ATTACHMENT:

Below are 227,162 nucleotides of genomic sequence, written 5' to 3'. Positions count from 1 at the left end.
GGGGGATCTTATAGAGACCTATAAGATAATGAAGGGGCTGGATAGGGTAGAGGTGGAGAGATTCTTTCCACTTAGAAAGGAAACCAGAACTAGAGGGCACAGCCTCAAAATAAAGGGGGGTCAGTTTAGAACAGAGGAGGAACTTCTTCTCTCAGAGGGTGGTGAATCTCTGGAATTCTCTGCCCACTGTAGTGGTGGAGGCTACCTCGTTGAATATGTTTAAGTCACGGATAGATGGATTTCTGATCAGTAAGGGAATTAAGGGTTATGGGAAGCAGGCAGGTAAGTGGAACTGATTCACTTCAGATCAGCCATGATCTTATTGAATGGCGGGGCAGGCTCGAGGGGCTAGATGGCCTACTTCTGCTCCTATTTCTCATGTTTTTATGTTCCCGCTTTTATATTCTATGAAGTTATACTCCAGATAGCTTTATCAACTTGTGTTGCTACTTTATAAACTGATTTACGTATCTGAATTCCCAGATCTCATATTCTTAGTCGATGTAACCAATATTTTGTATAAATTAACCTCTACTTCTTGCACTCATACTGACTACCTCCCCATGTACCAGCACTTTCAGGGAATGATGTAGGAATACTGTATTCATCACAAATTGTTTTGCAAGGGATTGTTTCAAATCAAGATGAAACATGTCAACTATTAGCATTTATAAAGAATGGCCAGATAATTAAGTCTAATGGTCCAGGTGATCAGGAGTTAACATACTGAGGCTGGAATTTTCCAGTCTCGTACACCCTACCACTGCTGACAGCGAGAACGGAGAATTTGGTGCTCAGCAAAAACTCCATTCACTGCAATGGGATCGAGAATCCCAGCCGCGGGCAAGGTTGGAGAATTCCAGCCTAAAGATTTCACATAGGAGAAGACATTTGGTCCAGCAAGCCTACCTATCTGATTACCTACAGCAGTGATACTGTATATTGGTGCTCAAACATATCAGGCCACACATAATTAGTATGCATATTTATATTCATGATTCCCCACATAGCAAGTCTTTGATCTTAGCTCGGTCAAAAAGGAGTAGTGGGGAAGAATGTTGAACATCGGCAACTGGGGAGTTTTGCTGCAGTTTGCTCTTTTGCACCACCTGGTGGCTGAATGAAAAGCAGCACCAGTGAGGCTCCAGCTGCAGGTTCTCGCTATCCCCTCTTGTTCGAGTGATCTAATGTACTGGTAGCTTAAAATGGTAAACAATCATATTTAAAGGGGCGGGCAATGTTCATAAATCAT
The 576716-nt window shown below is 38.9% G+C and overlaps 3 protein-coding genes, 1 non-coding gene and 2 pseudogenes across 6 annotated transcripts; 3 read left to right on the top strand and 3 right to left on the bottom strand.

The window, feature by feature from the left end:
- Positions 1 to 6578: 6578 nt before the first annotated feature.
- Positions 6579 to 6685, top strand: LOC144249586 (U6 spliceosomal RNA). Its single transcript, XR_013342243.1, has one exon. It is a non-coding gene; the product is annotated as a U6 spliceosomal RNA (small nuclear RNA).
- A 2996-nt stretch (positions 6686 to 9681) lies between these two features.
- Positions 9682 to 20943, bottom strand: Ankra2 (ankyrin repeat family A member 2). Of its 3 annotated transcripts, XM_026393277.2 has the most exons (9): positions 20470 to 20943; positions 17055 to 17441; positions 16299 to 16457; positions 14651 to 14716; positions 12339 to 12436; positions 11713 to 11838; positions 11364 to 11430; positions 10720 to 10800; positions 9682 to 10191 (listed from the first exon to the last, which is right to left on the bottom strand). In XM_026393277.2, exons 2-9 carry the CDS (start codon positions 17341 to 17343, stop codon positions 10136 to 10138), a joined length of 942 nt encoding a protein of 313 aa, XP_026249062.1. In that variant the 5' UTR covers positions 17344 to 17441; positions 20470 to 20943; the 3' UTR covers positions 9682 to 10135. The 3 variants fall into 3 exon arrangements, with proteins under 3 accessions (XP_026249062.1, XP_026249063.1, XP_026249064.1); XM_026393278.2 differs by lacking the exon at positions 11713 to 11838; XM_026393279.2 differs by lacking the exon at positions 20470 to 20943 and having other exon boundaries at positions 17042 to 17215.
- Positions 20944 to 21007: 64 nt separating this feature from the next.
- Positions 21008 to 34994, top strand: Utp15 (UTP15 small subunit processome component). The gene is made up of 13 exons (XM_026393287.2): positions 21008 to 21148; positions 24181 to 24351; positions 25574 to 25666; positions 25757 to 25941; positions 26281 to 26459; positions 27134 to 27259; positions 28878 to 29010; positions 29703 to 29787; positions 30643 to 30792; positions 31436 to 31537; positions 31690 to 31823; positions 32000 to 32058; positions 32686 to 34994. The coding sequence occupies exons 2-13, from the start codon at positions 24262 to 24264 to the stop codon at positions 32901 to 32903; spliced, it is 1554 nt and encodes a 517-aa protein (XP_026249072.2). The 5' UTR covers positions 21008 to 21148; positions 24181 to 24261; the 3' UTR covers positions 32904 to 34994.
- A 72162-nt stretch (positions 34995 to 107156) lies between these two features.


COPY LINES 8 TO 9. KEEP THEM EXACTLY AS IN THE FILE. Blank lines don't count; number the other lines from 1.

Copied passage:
- Positions 9682 to 20943, bottom strand: Ankra2 (ankyrin repeat family A member 2). Of its 3 annotated transcripts, XM_026393277.2 has the most exons (9): positions 20470 to 20943; positions 17055 to 17441; positions 16299 to 16457; positions 14651 to 14716; positions 12339 to 12436; positions 11713 to 11838; positions 11364 to 11430; positions 10720 to 10800; positions 9682 to 10191 (listed from the first exon to the last, which is right to left on the bottom strand). In XM_026393277.2, exons 2-9 carry the CDS (start codon positions 17341 to 17343, stop codon positions 10136 to 10138), a joined length of 942 nt encoding a protein of 313 aa, XP_026249062.1. In that variant the 5' UTR covers positions 17344 to 17441; positions 20470 to 20943; the 3' UTR covers positions 9682 to 10135. The 3 variants fall into 3 exon arrangements, with proteins under 3 accessions (XP_026249062.1, XP_026249063.1, XP_026249064.1); XM_026393278.2 differs by lacking the exon at positions 11713 to 11838; XM_026393279.2 differs by lacking the exon at positions 20470 to 20943 and having other exon boundaries at positions 17042 to 17215.
- Positions 20944 to 21007: 64 nt separating this feature from the next.